Testing the applicability of ecosystem services mapping methods for peri-urban contexts: A case study for Paris

Fabien Roussel*, Catharina J.E. Schulp, Peter H. Verburg, Astrid J.A. van Teeffelen

*Corresponding author for this work

Research output: Contribution to JournalArticleAcademicpeer-review

Abstract

Through their semi-natural and agricultural areas, peri-urban regions are pivotal in providing ecosystem services (ES) to city dwellers. To quantify the ES provided by these areas, it is possible to use ES mapping methods: many ES mapping methods rely on land cover maps, but most maps are coarse compared to the peri-urban scale. Nevertheless, readily-available land use data and methods are often used to map ES at such scales, without contextualisation. As a result, such methods may not be able to capture the diversity that is present in the peri-urban vegetation, which could have consequences for their accuracy and furthermore for urban planning policies. To increase our understanding of the applicability of ES mapping methods in peri-urban regions, we assessed to what degree sites with similar plant composition in the green belt of Paris, France, were also projected to have similar ES bundles. We considered two commonly used ES model types: proxy-based models (here: look-up tables) and phenomenological models. We used 252 sites for which botanical survey data were available and applied the ES models to seven ES relevant in the peri-urban context. A cluster analysis was used to group sites, hence facilitating analyse of the spatial congruence between types of vegetation and bundles of ES. Clustering sites based on plant composition revealed six distinct clusters. Clustering sites based on ES bundles as estimated by phenomenological models and proxy-based models, resulted in four and two clusters, respectively. The proxy-based clustering only highlighted broad-leaved forests as an important ES supply source. The phenomenological model estimates of ES allowed a more nuanced clustering of sites into four different groups. The level of congruence between the different sets of clusters based on plant composition and estimated ES bundles was low. Except for forests, the commonly used ES models tested here were not able to represent the same level of heterogeneity in the peri-urban landscape as was found in the vegetation. Our results demonstrate the need to integrate finer scale approaches and primary data in ES assessments of peri-urban areas.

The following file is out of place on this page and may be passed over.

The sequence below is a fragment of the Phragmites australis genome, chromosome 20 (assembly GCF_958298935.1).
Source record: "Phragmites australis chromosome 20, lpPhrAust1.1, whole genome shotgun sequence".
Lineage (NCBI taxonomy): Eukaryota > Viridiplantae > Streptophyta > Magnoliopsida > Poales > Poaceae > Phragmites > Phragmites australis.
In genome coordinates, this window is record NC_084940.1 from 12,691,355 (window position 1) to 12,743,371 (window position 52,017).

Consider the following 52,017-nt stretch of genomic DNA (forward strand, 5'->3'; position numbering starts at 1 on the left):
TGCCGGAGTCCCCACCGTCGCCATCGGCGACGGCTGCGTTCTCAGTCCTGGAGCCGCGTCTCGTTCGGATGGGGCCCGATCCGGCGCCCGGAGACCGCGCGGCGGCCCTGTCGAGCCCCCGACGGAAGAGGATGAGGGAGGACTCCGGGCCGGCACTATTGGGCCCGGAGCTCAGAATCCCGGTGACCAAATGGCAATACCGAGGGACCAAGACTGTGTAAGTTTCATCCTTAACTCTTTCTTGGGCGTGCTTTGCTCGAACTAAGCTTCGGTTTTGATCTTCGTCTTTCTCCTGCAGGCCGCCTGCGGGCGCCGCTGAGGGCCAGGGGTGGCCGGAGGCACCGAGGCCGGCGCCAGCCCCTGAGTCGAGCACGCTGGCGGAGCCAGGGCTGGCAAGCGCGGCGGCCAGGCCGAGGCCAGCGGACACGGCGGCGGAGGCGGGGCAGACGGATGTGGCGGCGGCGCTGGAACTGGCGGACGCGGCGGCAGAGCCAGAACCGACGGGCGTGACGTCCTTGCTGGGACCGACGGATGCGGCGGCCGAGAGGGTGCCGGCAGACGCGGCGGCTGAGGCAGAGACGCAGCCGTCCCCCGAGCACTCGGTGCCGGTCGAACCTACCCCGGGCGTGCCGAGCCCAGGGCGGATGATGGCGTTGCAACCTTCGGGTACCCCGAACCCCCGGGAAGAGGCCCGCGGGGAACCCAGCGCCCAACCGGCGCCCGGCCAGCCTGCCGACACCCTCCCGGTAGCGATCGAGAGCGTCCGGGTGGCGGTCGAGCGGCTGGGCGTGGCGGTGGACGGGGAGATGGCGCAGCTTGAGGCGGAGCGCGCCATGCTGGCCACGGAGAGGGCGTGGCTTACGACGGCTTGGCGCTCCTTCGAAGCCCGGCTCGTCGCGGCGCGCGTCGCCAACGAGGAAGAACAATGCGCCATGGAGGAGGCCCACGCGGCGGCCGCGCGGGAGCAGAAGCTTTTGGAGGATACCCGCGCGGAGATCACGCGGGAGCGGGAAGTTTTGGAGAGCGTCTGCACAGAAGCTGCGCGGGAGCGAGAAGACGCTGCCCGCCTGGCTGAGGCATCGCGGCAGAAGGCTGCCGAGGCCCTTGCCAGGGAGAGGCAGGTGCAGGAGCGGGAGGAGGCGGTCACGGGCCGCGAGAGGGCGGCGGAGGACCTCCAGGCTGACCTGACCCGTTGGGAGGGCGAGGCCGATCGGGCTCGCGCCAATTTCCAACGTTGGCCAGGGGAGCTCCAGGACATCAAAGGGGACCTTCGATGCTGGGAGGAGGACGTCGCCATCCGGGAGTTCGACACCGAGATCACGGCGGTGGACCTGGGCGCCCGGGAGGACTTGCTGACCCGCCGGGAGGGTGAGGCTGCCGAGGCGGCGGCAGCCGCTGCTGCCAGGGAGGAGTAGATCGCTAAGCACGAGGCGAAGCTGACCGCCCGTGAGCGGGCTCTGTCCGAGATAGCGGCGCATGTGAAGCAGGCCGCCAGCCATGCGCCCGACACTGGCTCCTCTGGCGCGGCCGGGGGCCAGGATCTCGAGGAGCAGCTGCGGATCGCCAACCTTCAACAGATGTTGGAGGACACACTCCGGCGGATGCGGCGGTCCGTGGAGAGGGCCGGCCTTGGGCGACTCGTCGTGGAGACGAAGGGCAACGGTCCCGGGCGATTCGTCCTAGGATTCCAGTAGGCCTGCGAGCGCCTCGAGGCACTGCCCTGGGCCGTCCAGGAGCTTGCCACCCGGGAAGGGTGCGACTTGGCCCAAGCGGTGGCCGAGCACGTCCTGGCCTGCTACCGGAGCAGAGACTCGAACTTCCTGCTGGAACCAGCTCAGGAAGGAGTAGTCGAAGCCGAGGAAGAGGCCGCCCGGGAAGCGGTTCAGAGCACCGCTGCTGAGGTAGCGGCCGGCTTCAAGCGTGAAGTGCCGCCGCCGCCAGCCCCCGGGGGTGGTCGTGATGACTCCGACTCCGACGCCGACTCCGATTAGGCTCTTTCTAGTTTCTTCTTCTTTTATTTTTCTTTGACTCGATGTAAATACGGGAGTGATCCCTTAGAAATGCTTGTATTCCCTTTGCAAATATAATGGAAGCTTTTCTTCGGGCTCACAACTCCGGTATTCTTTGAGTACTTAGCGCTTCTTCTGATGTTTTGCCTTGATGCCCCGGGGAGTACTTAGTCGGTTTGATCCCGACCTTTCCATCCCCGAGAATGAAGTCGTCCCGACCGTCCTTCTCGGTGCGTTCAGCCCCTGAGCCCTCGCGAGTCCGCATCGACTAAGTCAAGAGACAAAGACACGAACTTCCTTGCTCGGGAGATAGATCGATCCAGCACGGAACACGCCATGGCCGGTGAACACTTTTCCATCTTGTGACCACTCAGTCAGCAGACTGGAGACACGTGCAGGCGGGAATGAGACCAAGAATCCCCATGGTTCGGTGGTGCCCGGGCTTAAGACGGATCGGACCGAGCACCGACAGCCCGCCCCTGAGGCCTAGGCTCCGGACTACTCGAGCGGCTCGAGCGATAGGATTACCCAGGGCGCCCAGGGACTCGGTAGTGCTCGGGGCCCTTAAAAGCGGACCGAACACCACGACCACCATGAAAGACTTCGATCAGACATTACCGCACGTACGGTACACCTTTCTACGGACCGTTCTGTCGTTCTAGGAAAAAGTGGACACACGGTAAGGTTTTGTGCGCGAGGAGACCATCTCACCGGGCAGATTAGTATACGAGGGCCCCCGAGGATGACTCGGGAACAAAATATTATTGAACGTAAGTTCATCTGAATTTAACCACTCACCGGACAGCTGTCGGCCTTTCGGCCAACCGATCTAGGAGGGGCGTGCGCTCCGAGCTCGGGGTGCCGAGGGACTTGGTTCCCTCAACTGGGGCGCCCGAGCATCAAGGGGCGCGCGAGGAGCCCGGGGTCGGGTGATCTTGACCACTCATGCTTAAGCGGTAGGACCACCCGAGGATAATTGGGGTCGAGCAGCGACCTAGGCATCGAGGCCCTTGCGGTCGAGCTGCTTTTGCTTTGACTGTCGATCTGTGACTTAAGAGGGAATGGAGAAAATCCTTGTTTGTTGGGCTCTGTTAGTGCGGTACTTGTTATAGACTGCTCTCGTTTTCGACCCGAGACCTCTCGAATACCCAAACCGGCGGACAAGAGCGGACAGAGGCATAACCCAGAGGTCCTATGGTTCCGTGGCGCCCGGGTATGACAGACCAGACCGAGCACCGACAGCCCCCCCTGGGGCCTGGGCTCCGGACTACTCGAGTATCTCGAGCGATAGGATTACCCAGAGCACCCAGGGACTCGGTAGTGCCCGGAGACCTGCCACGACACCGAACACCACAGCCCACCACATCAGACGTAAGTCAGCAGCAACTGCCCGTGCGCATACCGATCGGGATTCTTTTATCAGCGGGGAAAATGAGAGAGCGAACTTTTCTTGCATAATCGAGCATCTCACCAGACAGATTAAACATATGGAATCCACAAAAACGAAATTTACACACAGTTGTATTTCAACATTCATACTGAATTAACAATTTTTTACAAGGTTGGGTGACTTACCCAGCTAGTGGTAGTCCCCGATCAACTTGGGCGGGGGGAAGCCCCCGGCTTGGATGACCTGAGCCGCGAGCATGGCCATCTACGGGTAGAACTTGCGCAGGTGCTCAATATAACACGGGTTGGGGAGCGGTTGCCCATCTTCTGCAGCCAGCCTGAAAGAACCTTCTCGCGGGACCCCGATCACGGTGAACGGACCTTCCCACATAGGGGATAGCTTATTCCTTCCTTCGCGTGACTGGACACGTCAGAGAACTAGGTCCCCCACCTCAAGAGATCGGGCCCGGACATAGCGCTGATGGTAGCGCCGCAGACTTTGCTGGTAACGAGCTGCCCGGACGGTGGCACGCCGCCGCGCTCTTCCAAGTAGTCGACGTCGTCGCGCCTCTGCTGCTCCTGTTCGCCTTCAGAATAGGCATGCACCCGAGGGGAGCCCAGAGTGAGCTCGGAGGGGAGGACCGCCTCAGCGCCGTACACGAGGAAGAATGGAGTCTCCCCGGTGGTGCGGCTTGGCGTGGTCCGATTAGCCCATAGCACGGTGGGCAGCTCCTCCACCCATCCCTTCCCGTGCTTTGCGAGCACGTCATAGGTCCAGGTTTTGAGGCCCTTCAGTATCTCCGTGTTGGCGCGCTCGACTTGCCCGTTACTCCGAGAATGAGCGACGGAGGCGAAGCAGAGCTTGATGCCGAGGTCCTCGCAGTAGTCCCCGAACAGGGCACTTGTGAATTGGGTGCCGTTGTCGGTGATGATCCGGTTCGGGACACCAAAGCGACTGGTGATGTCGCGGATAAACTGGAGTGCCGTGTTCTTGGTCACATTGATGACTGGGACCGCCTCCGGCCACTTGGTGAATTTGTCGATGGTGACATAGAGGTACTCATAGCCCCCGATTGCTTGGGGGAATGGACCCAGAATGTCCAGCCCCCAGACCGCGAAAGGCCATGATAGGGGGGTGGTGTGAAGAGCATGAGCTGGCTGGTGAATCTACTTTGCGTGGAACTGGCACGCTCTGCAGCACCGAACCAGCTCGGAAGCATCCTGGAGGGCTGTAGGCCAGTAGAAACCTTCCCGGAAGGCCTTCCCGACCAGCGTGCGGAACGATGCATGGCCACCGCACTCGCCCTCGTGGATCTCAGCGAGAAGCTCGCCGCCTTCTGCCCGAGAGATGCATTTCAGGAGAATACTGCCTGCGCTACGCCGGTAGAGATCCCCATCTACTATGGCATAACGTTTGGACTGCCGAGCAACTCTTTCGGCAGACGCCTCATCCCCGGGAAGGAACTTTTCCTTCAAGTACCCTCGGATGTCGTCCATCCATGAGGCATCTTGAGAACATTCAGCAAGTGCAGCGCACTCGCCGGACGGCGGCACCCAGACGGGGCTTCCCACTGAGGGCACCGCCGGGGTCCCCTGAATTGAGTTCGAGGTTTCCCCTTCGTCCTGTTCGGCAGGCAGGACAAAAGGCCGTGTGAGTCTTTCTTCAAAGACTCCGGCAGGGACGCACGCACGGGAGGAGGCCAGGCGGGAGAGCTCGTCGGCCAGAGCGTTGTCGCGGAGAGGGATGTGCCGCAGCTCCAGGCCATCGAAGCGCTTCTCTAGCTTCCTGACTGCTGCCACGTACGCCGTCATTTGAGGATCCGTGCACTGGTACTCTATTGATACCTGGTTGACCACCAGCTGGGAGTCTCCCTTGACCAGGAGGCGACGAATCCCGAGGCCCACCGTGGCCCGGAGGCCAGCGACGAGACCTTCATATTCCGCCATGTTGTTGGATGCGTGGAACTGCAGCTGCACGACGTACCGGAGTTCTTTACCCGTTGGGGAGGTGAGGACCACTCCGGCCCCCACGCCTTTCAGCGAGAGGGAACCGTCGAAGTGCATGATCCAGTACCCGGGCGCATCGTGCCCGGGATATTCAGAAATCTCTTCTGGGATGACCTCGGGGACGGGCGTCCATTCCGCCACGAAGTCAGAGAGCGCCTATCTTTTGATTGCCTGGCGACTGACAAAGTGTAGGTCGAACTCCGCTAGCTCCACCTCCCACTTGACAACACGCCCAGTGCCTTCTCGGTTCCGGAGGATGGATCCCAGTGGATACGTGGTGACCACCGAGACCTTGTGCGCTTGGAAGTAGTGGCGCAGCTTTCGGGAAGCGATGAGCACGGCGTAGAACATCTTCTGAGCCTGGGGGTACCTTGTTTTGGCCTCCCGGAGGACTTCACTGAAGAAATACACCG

Original languageEnglish
Pages (from-to)504-514
Number of pages11
JournalEcological Indicators
Volume83
DOIs
Publication statusPublished - 1 Dec 2017

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Keywords

  • Botanical survey
  • Cluster analysis
  • Green infrastructure
  • Peri-urban ecosystems
  • Vegetation

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